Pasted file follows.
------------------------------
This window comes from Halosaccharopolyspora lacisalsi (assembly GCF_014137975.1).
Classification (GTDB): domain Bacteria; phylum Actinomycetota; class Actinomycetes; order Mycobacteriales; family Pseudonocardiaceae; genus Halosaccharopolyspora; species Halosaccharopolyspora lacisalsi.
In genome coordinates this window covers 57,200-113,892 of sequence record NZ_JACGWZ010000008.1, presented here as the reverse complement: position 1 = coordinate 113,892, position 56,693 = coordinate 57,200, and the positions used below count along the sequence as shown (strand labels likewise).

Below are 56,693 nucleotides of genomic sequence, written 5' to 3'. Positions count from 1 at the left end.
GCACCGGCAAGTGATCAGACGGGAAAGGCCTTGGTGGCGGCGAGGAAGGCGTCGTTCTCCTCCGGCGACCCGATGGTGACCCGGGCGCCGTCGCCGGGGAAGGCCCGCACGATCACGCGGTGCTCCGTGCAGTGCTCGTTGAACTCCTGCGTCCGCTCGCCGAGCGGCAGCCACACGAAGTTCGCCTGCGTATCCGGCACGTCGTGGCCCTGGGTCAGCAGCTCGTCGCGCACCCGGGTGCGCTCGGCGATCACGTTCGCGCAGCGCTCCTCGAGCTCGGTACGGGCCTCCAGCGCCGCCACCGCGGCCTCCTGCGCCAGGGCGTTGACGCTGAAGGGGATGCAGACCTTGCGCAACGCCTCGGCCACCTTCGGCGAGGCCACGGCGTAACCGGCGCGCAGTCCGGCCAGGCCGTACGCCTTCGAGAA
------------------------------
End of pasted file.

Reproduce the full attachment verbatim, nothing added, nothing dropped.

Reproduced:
This window comes from Halosaccharopolyspora lacisalsi (assembly GCF_014137975.1).
Classification (GTDB): domain Bacteria; phylum Actinomycetota; class Actinomycetes; order Mycobacteriales; family Pseudonocardiaceae; genus Halosaccharopolyspora; species Halosaccharopolyspora lacisalsi.
In genome coordinates this window covers 57,200-113,892 of sequence record NZ_JACGWZ010000008.1, presented here as the reverse complement: position 1 = coordinate 113,892, position 56,693 = coordinate 57,200, and the positions used below count along the sequence as shown (strand labels likewise).

Below are 56,693 nucleotides of genomic sequence, written 5' to 3'. Positions count from 1 at the left end.
GCACCGGCAAGTGATCAGACGGGAAAGGCCTTGGTGGCGGCGAGGAAGGCGTCGTTCTCCTCCGGCGACCCGATGGTGACCCGGGCGCCGTCGCCGGGGAAGGCCCGCACGATCACGCGGTGCTCCGTGCAGTGCTCGTTGAACTCCTGCGTCCGCTCGCCGAGCGGCAGCCACACGAAGTTCGCCTGCGTATCCGGCACGTCGTGGCCCTGGGTCAGCAGCTCGTCGCGCACCCGGGTGCGCTCGGCGATCACGTTCGCGCAGCGCTCCTCGAGCTCGGTACGGGCCTCCAGCGCCGCCACCGCGGCCTCCTGCGCCAGGGCGTTGACGCTGAAGGGGATGCAGACCTTGCGCAACGCCTCGGCCACCTTCGGCGAGGCCACGGCGTAACCGGCGCGCAGTCCGGCCAGGCCGTACGCCTTCGAGAA